From this unexpected journey, I have also learned about the effects of electromagnetic fields (EMF) and the risks they pose to my immune system.  Power lines, wifi, and cell phones are common sources of EMF exposure.  I now place my cell phone far away from my bedside table at night to limit EMF exposure.  I use energy dots on the back of my phone to help defer EMF exposure.  In addition, my microwave oven (another common source of EMF) use is becoming a thing of the past.

My focus is to continue to improve upon my diet adding lots of color on my plate for the needed anti-inflammatory support.  I literally run from processed sugar (most of the time), and I drink alkaline water all during the day.  I get plenty of sleep, exercise as tolerated, and manage my stress.

A very important additional step in my journey to healing is my faith.  Healing the body is the goal but healing the spirit and the soul is just as important and I believe is required to heal the body.   A disease as devastating as Lyme can wear you and your family down.  For me, one of the most effective treatments was time alone with God.  I had favorite verses that I would remember and play over in my mind continuously.  Those promises became as important to me as the herbs and the IV Vitamin C therapies.  In fact, they are the foundation of my daily well-being.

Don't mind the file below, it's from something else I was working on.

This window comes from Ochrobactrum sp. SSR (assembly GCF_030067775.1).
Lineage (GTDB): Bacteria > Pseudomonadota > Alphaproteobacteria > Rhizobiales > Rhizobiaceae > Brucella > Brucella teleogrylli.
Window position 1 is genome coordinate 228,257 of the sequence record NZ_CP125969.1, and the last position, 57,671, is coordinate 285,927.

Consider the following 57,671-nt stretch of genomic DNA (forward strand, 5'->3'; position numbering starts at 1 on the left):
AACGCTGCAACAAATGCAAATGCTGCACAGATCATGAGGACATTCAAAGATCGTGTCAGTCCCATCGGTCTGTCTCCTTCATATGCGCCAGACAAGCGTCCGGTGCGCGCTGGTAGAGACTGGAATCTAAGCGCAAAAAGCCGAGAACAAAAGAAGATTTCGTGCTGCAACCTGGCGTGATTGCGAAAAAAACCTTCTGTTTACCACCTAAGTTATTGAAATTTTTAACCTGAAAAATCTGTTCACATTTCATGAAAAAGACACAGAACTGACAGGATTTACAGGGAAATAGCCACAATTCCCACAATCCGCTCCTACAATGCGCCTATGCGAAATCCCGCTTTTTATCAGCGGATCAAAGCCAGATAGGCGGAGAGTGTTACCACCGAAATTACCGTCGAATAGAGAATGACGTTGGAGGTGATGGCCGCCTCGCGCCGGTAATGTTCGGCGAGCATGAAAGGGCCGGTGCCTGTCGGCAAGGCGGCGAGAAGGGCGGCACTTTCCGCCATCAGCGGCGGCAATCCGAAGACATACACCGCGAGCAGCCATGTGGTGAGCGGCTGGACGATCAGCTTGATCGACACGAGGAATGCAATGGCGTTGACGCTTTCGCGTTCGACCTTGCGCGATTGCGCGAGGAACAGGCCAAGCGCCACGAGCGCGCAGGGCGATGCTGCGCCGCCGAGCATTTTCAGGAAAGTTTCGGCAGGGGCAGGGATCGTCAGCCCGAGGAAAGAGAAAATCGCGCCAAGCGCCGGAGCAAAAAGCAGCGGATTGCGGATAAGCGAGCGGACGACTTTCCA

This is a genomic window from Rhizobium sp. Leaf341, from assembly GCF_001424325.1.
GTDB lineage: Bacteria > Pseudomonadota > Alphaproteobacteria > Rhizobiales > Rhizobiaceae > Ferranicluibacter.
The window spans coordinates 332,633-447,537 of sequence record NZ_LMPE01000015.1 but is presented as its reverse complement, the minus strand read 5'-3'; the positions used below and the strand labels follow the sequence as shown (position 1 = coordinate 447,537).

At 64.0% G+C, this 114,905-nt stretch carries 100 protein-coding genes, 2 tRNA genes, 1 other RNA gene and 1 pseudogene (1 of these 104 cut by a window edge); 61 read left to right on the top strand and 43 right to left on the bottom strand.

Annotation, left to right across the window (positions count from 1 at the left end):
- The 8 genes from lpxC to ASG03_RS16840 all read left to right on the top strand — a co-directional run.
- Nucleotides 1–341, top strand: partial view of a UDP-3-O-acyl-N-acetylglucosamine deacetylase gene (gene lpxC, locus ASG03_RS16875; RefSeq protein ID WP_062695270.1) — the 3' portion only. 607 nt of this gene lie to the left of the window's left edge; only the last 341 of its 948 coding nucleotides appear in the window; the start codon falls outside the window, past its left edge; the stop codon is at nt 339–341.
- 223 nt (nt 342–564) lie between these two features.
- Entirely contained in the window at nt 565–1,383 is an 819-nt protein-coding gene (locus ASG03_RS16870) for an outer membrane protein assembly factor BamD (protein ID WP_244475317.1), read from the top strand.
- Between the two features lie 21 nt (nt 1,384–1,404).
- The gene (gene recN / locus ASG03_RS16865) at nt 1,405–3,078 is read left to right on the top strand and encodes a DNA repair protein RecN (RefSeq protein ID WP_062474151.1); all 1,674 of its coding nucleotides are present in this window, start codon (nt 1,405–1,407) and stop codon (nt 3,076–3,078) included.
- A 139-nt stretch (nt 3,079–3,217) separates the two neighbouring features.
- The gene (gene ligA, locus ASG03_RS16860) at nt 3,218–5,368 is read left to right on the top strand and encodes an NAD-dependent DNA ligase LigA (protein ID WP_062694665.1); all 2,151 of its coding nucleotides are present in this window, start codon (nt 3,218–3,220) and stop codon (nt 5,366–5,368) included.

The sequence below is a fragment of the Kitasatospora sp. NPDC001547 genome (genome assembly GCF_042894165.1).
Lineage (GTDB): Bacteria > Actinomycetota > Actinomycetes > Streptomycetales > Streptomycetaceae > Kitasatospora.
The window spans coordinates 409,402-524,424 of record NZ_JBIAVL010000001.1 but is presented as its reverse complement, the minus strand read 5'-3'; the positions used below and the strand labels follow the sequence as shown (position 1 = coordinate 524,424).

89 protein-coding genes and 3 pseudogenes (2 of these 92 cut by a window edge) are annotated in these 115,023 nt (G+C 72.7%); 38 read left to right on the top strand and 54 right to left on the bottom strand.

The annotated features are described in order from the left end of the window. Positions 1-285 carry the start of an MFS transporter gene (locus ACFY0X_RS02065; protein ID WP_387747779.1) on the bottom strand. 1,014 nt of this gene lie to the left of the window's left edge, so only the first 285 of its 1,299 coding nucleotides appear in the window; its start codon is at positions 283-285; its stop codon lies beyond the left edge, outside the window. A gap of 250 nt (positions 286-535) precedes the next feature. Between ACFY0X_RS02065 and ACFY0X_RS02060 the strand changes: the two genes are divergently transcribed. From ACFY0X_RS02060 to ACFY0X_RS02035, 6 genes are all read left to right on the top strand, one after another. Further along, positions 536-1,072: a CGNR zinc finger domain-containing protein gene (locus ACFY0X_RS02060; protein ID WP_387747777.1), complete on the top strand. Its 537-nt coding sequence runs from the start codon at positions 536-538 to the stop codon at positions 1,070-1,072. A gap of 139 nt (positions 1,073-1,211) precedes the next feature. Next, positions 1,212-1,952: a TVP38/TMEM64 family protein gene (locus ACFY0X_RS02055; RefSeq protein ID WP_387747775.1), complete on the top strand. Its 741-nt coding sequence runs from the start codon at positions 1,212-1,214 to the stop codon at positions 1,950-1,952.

Continued Healing

I have come so far and I have improved so much over the last 6 months from the effects of Lyme, however, I still have relapses.  I can usually determine my triggers easily and I am able to get back on track with my wellness journey quickly.  The symptoms are not as intense or unbearable, nor is the duration as long.  In fact, I haven’t missed any days of work in months. The Borrelia bacteria may always be present in my body to some extent, but it no longer rules my life.  Many of my treatment options will be incorporated into my daily routine for the rest of my life.  The key to my personal long-term wellness will be the management of inflammation, the elimination of the Lyme infection, and the continued support of my immune system.

The advantage of a personalized wellness plan, like my plan, developed at Forum Health Knoxville is that we can pinpoint the root causes of dysfunction in my body and yours and then begin to heal and restore optimal wellness potential.  It has worked for me and many others and it will work for you.  Call our office at 865.675.9355 to learn more today.